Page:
Ever since I have embarked on the journey of *Secular Mindfulness, I never wish I had to turn back and change my past. It has created a deep sense of flow and internal freedom. Freedom from wanting things to turn out exactly the way I want it, freedom from having the need to have things done in certain way before I am satisfied, freedom from having the desire to have people giving me the type of response that I want, freedom from pushing others and myself to the maximum, not considering whether they are ready or not, freedom from worrying about saying or not saying, doing or not doing. These are just a few.
There is more ease, softness, a deeper sense of satisfaction and appreciation for whatever unfolds every moment. A simple action of drinking water, eating a meal, looking at the sky, breathing, interacting with others (whether they are my best friends, family members, pets) allow me to feel so blessed to just be here.
These are just some of the benefits of mindfulness from my experience. In your own journey, you will have your own set of discoveries… getting to understand yourself, gaining precious insights about life, feeling a sense of psychological freedom, feeling peaceful and joyful and having to get it from anything outside of you.
Google benefit of mindfulness and you will tons of research into it and its scientific benefits – articles such as HelpGuide, journals, research papers, books such as Full-Castastrophe Living , or even apps such as Headspace
Okay, so… What is Secular Mindfulness?
First, let’s address some of the ambiguity around the concept of mindfulness.
In my interactions with some people, I have heard them say:
“I am mindful not to show my angry or to fight back when my mom said and do things that trigger me.”
“I am mindful to hold my tongue when I hear where the conversations in the group was going.”
“The mother needs to be mindful to help her child travel the escalator safely, watching to ensure she uses it properly.”
“The parents are not mindful as their child is causing disturbance and disruption and they are not doing anything about it.”
“Mindful means emptying the mind and focus on nothing”
“Mindful means decluttering and the mind is not filled with many thoughts.”
Well… mindful is not about being careful and the right way to say, act or behave. Neither is it about getting the result of nothingness.
I see... then what exactly is it?
Originally founded by Jon Kabat-Zinn, secular mindfulness is the awareness that emerged through paying attention on purpose, in the present moment, and non-judgmentally to the unfolding of experience moment by moment (Kabat-Zinn 2003).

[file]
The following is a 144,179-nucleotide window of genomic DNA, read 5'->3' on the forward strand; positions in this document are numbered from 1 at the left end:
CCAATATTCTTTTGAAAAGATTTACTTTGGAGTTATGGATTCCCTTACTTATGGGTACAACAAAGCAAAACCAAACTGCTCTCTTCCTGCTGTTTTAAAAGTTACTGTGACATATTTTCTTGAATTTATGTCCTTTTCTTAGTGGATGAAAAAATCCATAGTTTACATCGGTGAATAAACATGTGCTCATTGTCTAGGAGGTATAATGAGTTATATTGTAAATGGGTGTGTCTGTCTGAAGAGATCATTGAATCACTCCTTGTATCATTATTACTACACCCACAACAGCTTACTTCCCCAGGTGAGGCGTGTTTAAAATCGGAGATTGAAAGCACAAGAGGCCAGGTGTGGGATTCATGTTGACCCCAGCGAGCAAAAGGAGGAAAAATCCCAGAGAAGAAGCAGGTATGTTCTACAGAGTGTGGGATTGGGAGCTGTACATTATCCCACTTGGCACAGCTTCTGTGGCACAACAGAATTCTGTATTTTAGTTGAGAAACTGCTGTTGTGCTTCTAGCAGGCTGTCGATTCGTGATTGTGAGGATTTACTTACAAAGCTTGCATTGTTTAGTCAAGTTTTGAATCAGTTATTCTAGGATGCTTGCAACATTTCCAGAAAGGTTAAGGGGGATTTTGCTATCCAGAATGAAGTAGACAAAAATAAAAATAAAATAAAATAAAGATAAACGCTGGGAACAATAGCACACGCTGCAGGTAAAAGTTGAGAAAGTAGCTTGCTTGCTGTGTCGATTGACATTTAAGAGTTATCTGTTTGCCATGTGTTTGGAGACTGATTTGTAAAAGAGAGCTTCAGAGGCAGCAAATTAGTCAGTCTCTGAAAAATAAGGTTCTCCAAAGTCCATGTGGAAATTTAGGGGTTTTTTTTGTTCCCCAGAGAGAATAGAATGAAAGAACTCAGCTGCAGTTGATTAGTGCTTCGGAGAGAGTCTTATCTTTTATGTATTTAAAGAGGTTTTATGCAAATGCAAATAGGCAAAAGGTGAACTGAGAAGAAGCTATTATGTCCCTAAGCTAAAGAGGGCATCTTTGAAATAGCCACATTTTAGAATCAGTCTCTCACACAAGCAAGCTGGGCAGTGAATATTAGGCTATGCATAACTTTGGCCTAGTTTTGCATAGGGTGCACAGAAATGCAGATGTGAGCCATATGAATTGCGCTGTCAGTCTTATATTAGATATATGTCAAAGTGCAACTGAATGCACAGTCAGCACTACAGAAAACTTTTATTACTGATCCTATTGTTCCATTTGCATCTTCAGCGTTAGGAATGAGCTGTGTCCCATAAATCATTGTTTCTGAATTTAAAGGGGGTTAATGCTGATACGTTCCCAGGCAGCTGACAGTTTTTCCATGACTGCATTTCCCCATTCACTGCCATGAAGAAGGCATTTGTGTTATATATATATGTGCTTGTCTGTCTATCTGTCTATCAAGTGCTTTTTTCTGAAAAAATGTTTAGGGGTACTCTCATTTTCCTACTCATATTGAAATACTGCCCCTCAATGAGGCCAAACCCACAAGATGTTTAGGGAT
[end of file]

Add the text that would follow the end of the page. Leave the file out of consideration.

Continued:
The concept comprises of basically 4As:
- Attention – where we focus or put our energy on
- Awareness – recognizing, consciously able to identify, present in mind, emotions and body
- Acceptance – open, non-judging, non-attaching
- Action – behaving and acting in ways that do not cause harm to self or others
In simple layman terms, it is this:
The ability to know what is happening in your head at any given moment without getting carried away by it.
Hence, using the above examples given again… let’s revisit how the mindfulness concept is embraced, it is:
“I notice the heat from my stomach and am curious about my anger when some parts of me gets triggered by my mom’s words. I allow the anger to dissipate and I share with my mom how I felt and have a conversation to understand her perspective.”
“I am aware of my emotions and my thoughts that led to those emotions. I acknowledge my feelings that it is ok and sit through them honestly with trust and patience. As for the group, I spoke in ways that include both their and my needs.”
“The mother notices her own needs plus her child’s needs and provides space for fulfilling that. And aware of the importance to use the escalator with care, she shares how to do so with the child and together use it safely.”
“The parents observes their children and check in with them on their needs and also to get them to observe the needs of the people in shared space. Providing space for their kids, they also guide them into where & how to express constructively and safely.”
“Mindful means allowing for thoughts to come and go without getting involved in the content.”
“Mindful means providing space for thoughts to flow, without pursuing or rejecting them.”
Who is suitable to learn Mindfulness?
It is generally safe and best practiced under the guidance of a trained and experienced professional.
*Secular Mindfulness is not connected with religious or spiritual matters. Neither is it subjected to or bound by religious rule or some monastic or other order (Center for Mindfulness)
Nothing beats experiencing mindfulness first-hand. If you want to embody mindfulness in your way of being, do consider learning and practising an 8-week Mindfulness Programme. Having a trained facilitator who embodies the concept of mindfulness and who can provide guided instructional training (according to Industry Standards) is also critical. One of the established bodies for Mindfulness is IMTA (Institute of Mindfulness Teachers’ Association).